The Art of Persuasion: 4 Strategies for Writing Customer-Focused Proposals

When we write proposals, we tend to tout our team and our solution. We tell the customer how great we are and describe the terrific solution we are delivering. However, this is not a customer-focused approach. Instead, proposals should be about how the customer’s needs are met by our solution and the benefits the customer receives. Bottom line: the focus should be on the customer, not us. Here are four tips to make your proposals more customer-focused:

·       Put Them First—Literally
·       Use Their Name More Than Yours
·       Write to Their Key Issues/Hot Buttons
·       Speak Their Language

1. Put Them First—Literally. One of the easiest ways to make your proposal content more customer focused is to put them first—literally. Instead of saying, “Team ABC’s solution delivers a low-risk transition,” flip the construction and write, “Customer A receives a low-risk transition with our comprehensive transition approach.” The two sentences convey the same overall message, but by putting the customer first in the sentence, you shift the focus onto what the customer is receiving rather than what you are delivering.

2. Use Their Name More Than Yours. Another easy way to make your proposal content more customer focused is to use the customer’s name more frequently than your company or team name. Try this quick test. Hit Ctrl-F and search for the number of times you mention your company and/or team name. Then search for the number of times you mention the customer’s name. You should aim to mention the customer’s name more times than yours. If you find that you have mentioned the customer far less frequently, revise your text to focus more on the customer and the benefits they will receive by choosing your solution.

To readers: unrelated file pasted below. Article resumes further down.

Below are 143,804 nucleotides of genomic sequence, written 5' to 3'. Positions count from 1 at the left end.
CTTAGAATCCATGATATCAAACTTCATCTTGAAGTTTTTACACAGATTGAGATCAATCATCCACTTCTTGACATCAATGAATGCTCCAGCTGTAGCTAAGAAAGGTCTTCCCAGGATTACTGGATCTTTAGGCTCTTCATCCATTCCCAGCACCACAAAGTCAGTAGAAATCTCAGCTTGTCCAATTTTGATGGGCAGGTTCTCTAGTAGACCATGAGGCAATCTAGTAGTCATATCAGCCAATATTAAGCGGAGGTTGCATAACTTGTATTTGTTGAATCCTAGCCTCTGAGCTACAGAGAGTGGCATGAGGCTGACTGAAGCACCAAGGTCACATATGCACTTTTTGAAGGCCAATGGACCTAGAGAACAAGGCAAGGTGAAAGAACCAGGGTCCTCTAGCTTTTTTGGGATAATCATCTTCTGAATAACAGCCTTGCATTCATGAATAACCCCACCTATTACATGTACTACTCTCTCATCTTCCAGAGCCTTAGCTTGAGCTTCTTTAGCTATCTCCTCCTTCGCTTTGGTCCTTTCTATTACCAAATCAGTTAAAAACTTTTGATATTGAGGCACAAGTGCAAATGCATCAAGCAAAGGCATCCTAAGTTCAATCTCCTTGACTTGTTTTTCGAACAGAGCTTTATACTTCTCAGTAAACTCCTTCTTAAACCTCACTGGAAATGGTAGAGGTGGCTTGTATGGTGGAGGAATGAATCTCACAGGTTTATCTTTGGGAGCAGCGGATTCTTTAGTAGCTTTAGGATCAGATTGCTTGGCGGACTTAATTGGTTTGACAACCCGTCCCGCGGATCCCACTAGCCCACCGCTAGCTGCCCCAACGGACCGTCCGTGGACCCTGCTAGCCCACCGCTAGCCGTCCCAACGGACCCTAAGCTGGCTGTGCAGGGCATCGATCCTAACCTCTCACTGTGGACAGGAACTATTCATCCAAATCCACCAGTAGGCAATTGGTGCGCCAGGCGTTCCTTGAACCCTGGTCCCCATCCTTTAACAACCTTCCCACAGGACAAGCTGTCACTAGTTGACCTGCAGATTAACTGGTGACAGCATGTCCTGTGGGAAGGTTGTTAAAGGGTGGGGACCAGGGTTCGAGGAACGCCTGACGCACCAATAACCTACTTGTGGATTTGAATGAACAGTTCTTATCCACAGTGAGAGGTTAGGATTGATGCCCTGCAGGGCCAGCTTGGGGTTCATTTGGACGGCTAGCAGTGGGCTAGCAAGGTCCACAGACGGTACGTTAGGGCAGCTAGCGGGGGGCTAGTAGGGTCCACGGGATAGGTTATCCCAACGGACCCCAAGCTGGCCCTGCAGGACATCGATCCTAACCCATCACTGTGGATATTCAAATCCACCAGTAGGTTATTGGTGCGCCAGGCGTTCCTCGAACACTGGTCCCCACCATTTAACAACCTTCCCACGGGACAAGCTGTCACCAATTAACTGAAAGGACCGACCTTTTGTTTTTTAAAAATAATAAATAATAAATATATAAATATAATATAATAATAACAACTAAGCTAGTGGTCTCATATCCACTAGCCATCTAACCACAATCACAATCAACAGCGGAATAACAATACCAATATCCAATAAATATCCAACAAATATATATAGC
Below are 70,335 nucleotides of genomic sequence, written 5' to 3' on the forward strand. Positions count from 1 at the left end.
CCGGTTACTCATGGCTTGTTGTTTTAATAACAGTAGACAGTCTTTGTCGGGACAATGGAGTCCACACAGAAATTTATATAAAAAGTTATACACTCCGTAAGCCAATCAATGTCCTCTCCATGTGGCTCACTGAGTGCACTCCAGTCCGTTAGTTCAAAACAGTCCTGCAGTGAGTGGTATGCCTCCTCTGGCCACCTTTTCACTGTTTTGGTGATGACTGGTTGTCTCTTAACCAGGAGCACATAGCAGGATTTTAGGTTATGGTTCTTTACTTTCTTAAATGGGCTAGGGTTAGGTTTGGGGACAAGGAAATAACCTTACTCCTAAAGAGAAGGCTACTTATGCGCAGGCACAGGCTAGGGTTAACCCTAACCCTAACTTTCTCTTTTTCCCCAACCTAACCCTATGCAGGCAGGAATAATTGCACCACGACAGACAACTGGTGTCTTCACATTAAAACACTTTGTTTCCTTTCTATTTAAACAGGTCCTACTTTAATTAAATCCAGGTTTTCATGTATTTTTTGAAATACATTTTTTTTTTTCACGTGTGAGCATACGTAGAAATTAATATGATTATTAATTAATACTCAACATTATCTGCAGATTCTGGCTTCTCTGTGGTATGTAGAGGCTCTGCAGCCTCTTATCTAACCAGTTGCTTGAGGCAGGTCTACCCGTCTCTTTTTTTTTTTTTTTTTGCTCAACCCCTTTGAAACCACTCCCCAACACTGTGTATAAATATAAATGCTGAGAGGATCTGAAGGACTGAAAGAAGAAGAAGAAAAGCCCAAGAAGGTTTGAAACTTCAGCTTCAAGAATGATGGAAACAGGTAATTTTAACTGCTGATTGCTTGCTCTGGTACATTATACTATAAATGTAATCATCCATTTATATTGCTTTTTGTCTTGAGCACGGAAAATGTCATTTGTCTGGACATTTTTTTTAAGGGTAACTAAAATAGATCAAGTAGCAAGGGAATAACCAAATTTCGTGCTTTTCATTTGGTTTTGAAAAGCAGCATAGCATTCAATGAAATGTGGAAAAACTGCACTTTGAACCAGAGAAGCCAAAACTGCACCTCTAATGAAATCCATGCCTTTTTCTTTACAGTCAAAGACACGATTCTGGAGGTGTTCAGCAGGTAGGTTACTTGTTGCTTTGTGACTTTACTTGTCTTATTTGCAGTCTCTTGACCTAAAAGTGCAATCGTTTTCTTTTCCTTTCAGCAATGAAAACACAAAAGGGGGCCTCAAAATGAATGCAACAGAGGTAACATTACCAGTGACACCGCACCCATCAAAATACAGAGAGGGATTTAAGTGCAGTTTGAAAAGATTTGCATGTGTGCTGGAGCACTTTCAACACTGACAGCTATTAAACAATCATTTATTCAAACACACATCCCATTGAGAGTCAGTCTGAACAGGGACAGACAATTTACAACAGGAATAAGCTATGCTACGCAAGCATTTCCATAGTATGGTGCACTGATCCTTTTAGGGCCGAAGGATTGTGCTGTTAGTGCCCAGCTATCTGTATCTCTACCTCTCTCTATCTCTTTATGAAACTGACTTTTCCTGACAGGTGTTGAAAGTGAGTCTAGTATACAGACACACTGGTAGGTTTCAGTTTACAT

3. Write to Their Key Issues/Hot Buttons. When documenting the major features and benefits to highlight in your proposal, start with the customer’s key issues and hot buttons. For each issue and hot button, identify solution features that address those major customer concerns. Next, articulate quantified benefits that the customer receives from the solution features. Use these solution elements to generate hard-hitting section theme statements, proof points, and feature/benefit tables. 

4. Speak Their Language. Be sure to use the customer’s terminology and lexicon in your proposal to gain their confidence. By knowing your customer and speaking their language, you demonstrate that you understand them and begin to establish trust. Using the RFP language will also help your customer evaluators that do key word searches to find what’s important to them in your proposal. Make sure all sections include key words from the instructions, evaluation criteria, and the Statement of Work (SOW).

I have found strategies to be effective in guiding my proposal teams to develop customer-focused proposal responses. Though not meant to be a catchall by any means, these four strategies serve as a useful checklist to make sure the proposal narrative is on the right track.

What are some of the writing tips you follow or give to your writing teams?

Written by Ashley Kayes, CP APMP


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